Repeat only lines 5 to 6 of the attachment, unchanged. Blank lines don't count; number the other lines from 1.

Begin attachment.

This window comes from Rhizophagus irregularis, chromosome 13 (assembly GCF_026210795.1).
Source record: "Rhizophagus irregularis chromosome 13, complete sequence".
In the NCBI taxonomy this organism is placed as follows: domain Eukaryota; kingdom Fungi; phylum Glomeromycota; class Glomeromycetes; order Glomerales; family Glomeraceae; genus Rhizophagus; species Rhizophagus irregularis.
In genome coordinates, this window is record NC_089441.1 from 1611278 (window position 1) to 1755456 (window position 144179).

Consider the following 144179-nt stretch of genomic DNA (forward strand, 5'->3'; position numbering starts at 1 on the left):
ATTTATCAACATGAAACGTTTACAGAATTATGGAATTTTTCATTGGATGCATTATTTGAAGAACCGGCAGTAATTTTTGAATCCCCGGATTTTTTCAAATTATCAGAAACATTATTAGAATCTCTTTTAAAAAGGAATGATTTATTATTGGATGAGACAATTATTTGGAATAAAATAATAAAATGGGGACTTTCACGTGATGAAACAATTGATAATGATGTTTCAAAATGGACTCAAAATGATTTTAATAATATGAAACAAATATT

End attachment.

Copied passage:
Consider the following 144179-nt stretch of genomic DNA (forward strand, 5'->3'; position numbering starts at 1 on the left):
ATTTATCAACATGAAACGTTTACAGAATTATGGAATTTTTCATTGGATGCATTATTTGAAGAACCGGCAGTAATTTTTGAATCCCCGGATTTTTTCAAATTATCAGAAACATTATTAGAATCTCTTTTAAAAAGGAATGATTTATTATTGGATGAGACAATTATTTGGAATAAAATAATAAAATGGGGACTTTCACGTGATGAAACAATTGATAATGATGTTTCAAAATGGACTCAAAATGATTTTAATAATATGAAACAAATATT